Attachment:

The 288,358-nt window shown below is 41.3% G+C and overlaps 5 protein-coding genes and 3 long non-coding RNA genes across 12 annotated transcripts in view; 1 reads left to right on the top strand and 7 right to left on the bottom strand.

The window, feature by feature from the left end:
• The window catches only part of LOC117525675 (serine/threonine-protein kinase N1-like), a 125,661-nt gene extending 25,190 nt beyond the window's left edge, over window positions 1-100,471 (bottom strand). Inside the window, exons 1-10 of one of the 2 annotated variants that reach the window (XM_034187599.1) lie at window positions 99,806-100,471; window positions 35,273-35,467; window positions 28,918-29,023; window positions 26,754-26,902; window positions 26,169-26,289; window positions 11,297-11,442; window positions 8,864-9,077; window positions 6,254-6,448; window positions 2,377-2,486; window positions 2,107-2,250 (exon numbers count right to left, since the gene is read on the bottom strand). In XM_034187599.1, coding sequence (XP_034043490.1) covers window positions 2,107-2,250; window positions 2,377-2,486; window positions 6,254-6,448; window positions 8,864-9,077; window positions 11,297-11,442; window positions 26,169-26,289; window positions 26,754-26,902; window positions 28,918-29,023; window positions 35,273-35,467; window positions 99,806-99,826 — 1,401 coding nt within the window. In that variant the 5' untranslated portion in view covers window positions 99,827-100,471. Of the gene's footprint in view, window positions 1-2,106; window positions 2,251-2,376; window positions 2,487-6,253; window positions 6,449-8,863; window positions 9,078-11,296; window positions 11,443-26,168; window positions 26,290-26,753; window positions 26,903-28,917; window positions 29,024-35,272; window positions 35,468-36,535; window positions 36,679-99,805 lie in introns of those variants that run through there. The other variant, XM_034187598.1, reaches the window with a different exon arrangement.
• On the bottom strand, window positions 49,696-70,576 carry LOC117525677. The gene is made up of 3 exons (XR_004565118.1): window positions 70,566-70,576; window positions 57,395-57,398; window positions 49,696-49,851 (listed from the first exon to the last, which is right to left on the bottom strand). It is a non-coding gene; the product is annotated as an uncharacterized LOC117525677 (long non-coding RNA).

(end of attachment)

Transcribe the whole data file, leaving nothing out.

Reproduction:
The 288,358-nt window shown below is 41.3% G+C and overlaps 5 protein-coding genes and 3 long non-coding RNA genes across 12 annotated transcripts in view; 1 reads left to right on the top strand and 7 right to left on the bottom strand.

The window, feature by feature from the left end:
• The window catches only part of LOC117525675 (serine/threonine-protein kinase N1-like), a 125,661-nt gene extending 25,190 nt beyond the window's left edge, over window positions 1-100,471 (bottom strand). Inside the window, exons 1-10 of one of the 2 annotated variants that reach the window (XM_034187599.1) lie at window positions 99,806-100,471; window positions 35,273-35,467; window positions 28,918-29,023; window positions 26,754-26,902; window positions 26,169-26,289; window positions 11,297-11,442; window positions 8,864-9,077; window positions 6,254-6,448; window positions 2,377-2,486; window positions 2,107-2,250 (exon numbers count right to left, since the gene is read on the bottom strand). In XM_034187599.1, coding sequence (XP_034043490.1) covers window positions 2,107-2,250; window positions 2,377-2,486; window positions 6,254-6,448; window positions 8,864-9,077; window positions 11,297-11,442; window positions 26,169-26,289; window positions 26,754-26,902; window positions 28,918-29,023; window positions 35,273-35,467; window positions 99,806-99,826 — 1,401 coding nt within the window. In that variant the 5' untranslated portion in view covers window positions 99,827-100,471. Of the gene's footprint in view, window positions 1-2,106; window positions 2,251-2,376; window positions 2,487-6,253; window positions 6,449-8,863; window positions 9,078-11,296; window positions 11,443-26,168; window positions 26,290-26,753; window positions 26,903-28,917; window positions 29,024-35,272; window positions 35,468-36,535; window positions 36,679-99,805 lie in introns of those variants that run through there. The other variant, XM_034187598.1, reaches the window with a different exon arrangement.
• On the bottom strand, window positions 49,696-70,576 carry LOC117525677. The gene is made up of 3 exons (XR_004565118.1): window positions 70,566-70,576; window positions 57,395-57,398; window positions 49,696-49,851 (listed from the first exon to the last, which is right to left on the bottom strand). It is a non-coding gene; the product is annotated as an uncharacterized LOC117525677 (long non-coding RNA).